#CQCDeathsReview – what families experience

The aspect of the #CQCDeathsReview that I’m most involved with focuses on the experience and treatment of families and bereaved relatives. This is the area that I’m most experienced in, and most interested in. It doesn’t come without some reservations and concerns though, some of which I’ve previously blogged here. I’m lucky because I have Sara as my very own personal Jiminy Cricket.

Last night we had a conversation about parasitic bodies, groups, organisations who seek to bleed bereaved relatives dry to identify their learning (if you’re feeling generous) or maybe just for a few soundbites, ad campaigns, false reassurances (if you’re in a more cynical mood). I know that my motivations are decent, and that my heart is in the right place, but I also know that I could, if things were to go wrong (and I’m aware enough to know my comms aren’t always perfect) be experienced by families as similarly parasitic. Gah, what to do.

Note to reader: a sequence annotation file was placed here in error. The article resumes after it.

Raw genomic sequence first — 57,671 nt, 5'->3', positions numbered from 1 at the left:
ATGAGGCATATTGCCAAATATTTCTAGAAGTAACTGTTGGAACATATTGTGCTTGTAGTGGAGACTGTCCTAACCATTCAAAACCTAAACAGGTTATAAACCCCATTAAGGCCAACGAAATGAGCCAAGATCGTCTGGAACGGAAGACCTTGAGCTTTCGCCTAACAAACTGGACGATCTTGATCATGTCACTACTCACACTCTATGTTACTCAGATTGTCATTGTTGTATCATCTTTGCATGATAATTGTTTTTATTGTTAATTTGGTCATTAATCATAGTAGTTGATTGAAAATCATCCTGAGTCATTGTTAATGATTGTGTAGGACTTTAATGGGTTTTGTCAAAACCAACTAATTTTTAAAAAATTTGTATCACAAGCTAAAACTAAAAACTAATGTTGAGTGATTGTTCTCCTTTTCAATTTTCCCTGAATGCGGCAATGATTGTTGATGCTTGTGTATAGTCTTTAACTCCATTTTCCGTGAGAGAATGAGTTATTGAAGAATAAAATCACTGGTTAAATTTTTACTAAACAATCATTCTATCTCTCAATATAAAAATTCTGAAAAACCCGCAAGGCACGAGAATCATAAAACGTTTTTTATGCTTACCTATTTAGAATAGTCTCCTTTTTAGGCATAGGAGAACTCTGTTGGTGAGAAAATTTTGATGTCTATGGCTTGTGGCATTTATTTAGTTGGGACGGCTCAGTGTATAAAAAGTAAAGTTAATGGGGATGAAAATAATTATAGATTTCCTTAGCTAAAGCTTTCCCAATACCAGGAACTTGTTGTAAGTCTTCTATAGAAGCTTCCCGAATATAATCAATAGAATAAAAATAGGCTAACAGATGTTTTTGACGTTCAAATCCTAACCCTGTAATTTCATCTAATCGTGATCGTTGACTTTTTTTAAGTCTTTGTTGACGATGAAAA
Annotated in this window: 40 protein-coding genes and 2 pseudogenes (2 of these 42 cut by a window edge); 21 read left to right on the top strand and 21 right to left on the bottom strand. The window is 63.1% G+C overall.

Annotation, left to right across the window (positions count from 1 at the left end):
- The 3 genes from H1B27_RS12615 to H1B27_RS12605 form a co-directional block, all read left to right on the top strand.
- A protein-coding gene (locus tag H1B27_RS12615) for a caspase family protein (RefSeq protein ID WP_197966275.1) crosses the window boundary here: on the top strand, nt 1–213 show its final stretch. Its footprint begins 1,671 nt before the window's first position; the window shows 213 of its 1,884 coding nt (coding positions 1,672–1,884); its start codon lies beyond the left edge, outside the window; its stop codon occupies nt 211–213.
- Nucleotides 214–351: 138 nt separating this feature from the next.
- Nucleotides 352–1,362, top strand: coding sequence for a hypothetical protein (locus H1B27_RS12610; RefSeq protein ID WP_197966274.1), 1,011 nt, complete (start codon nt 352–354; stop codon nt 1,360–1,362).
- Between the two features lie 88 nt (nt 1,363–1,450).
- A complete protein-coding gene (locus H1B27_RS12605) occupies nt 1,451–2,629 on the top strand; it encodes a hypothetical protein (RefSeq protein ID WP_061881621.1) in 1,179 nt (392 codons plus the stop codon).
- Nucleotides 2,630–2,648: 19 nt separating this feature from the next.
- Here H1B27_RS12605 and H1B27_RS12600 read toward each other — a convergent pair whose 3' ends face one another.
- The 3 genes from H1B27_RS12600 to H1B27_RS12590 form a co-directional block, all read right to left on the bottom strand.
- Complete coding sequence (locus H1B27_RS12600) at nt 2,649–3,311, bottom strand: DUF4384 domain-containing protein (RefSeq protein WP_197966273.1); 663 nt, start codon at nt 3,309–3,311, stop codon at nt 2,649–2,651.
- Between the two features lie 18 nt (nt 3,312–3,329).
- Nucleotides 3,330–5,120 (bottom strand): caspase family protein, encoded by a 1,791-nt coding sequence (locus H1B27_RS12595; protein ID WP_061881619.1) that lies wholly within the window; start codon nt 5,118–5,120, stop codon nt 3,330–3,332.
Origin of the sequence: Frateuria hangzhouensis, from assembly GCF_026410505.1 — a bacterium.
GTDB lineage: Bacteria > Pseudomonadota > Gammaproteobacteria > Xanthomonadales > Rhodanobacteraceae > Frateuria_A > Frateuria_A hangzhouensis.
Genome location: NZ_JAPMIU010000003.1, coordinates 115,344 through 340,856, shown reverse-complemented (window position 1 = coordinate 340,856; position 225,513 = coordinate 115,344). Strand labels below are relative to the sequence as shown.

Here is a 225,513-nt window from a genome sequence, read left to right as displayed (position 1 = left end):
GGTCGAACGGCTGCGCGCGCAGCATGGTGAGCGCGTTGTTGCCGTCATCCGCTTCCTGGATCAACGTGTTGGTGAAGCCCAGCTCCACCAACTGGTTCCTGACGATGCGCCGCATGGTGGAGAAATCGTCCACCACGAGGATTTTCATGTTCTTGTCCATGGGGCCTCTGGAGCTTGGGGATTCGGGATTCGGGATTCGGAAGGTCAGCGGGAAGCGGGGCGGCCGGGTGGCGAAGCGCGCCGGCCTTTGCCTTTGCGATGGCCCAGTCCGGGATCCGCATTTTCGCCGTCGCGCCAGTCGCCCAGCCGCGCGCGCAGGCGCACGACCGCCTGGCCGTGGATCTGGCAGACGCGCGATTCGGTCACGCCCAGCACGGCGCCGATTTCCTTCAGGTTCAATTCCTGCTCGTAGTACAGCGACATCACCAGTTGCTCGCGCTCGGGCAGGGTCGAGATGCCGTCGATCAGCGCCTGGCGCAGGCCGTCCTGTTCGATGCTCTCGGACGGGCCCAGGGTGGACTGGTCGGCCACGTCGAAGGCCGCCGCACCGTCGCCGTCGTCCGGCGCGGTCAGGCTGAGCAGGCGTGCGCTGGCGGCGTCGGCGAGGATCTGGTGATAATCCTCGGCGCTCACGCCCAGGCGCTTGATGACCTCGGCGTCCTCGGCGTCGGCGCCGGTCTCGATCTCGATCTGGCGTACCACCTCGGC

In an attempt to reduce this risk, and the risk that the review itself could be experienced as such, I’ve spent some time identifying available evidence to summarise for the team. I use the term evidence very broadly in this instance. It includes personal testimony as shared on social media (blogs and twitter), media coverage and stories, films and patient stories, reviews of collated experiences and I’m still on the hunt for any academic research that has looked at family experiences of NHS death investigations (please drop me a line if you know of any).

What I’ve found, perhaps not surprisingly, are a number of common themes about family experience of NHS death investigations, the complaints process and the PHSO process. The personal testimony is incredibly powerful. If a trust wanted to know how to improve their practices or approach, there are a lot of pointers out there available to them. I’m just going to touch on a few in this post.

1) Families are not always listened to